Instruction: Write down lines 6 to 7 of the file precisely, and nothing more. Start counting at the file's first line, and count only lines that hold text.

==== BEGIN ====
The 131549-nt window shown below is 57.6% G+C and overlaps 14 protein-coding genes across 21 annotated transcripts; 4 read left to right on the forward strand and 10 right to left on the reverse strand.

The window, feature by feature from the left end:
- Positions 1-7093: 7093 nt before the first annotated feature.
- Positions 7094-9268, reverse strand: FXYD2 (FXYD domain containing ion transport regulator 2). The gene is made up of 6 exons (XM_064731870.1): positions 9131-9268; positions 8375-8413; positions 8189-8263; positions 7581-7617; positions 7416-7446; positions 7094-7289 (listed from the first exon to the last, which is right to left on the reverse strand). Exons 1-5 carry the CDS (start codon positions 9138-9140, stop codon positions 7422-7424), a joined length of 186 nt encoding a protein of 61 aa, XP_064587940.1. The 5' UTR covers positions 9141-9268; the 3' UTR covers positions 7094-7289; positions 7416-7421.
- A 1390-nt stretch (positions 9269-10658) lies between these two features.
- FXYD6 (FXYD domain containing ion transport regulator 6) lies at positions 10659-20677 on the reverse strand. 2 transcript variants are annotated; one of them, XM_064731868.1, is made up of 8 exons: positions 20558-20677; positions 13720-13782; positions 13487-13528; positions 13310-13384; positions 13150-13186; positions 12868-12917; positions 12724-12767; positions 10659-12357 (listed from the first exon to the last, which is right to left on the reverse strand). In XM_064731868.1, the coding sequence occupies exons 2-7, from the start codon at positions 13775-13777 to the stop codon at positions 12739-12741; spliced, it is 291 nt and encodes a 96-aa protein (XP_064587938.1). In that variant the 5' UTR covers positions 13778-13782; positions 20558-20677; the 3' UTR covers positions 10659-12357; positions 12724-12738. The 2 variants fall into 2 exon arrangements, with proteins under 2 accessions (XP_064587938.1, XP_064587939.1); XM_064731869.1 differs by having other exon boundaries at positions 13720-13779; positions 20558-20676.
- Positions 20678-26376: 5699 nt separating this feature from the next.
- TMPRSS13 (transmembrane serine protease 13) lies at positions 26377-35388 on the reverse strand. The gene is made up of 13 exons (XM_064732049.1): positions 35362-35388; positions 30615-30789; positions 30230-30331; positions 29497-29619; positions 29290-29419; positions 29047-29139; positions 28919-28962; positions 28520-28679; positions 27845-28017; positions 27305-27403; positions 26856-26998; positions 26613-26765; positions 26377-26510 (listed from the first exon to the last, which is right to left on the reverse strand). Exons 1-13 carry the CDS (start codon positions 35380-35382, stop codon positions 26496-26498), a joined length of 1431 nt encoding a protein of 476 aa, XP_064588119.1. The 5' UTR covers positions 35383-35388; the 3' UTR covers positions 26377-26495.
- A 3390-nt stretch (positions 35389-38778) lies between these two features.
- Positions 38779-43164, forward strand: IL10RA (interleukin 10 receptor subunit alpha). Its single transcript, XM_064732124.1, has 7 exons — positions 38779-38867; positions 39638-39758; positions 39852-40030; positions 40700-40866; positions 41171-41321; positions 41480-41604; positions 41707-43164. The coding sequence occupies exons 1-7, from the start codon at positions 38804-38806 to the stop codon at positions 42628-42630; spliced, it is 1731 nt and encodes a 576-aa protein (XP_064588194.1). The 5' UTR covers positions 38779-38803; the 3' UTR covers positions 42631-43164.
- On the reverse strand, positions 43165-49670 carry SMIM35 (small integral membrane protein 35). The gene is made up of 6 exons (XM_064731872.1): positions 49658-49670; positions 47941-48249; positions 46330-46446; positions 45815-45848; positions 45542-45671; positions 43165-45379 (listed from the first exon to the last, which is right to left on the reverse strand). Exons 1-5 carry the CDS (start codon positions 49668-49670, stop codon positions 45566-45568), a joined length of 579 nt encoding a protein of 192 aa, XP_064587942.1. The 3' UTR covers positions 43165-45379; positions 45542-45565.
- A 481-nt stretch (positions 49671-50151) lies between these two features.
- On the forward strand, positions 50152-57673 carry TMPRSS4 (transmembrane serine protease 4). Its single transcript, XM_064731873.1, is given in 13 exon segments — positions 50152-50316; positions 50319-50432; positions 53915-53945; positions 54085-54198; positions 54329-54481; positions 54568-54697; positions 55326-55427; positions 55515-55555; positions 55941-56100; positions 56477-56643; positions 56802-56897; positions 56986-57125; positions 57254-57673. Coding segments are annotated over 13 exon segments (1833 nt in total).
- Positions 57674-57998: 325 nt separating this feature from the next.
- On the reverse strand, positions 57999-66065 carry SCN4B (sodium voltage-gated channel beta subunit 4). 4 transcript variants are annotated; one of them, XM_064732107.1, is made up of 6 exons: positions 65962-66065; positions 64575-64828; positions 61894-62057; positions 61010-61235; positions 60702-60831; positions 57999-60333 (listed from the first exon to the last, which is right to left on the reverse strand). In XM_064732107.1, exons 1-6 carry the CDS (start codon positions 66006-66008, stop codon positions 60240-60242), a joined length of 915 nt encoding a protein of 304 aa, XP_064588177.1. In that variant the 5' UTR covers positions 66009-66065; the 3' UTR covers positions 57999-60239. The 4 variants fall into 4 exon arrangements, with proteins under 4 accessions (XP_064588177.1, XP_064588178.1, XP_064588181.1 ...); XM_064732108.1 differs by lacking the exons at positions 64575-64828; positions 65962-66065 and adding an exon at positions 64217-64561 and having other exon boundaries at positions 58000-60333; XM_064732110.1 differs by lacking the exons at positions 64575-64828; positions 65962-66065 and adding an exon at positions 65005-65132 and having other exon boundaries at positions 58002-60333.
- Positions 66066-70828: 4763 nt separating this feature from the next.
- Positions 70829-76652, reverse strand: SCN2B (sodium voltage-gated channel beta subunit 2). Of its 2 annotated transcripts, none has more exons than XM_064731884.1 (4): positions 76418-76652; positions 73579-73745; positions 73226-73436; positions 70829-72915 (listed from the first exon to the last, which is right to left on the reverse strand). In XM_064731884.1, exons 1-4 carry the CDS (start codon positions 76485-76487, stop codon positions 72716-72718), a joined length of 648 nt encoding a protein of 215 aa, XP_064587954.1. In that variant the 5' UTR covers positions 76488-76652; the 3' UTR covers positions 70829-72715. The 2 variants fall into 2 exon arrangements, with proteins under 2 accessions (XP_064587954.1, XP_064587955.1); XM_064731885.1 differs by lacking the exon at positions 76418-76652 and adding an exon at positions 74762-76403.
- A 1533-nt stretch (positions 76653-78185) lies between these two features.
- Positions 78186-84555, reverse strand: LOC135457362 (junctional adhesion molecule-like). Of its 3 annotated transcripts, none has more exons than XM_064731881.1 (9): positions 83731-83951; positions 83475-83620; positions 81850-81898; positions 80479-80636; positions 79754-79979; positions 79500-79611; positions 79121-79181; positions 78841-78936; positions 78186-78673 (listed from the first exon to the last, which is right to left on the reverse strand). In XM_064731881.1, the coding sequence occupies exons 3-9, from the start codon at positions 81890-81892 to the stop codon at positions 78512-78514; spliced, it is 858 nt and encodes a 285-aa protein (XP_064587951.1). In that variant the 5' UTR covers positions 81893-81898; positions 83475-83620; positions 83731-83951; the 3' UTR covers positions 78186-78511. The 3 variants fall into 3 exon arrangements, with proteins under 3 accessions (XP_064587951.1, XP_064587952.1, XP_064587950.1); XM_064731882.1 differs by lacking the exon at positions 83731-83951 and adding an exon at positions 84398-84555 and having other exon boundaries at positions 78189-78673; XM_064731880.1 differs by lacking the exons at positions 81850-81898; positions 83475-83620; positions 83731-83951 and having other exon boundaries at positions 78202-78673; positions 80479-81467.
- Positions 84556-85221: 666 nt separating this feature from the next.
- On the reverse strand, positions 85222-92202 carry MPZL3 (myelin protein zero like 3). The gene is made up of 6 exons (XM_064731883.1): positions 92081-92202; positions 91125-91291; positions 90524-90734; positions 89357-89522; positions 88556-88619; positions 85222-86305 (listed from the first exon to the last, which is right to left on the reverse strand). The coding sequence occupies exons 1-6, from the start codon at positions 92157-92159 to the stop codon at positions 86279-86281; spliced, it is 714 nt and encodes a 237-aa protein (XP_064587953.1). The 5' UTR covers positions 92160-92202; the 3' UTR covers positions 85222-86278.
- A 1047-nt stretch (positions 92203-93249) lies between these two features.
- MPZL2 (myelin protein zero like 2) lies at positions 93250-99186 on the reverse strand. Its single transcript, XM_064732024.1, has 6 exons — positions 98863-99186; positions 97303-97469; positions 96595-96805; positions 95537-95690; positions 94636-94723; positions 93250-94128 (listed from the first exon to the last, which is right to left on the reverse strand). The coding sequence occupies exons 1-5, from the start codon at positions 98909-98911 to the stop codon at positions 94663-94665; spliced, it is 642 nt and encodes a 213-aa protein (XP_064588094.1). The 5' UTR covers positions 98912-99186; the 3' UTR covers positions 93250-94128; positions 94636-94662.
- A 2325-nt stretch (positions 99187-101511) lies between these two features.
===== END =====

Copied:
- FXYD6 (FXYD domain containing ion transport regulator 6) lies at positions 10659-20677 on the reverse strand. 2 transcript variants are annotated; one of them, XM_064731868.1, is made up of 8 exons: positions 20558-20677; positions 13720-13782; positions 13487-13528; positions 13310-13384; positions 13150-13186; positions 12868-12917; positions 12724-12767; positions 10659-12357 (listed from the first exon to the last, which is right to left on the reverse strand). In XM_064731868.1, the coding sequence occupies exons 2-7, from the start codon at positions 13775-13777 to the stop codon at positions 12739-12741; spliced, it is 291 nt and encodes a 96-aa protein (XP_064587938.1). In that variant the 5' UTR covers positions 13778-13782; positions 20558-20677; the 3' UTR covers positions 10659-12357; positions 12724-12738. The 2 variants fall into 2 exon arrangements, with proteins under 2 accessions (XP_064587938.1, XP_064587939.1); XM_064731869.1 differs by having other exon boundaries at positions 13720-13779; positions 20558-20676.
- Positions 20678-26376: 5699 nt separating this feature from the next.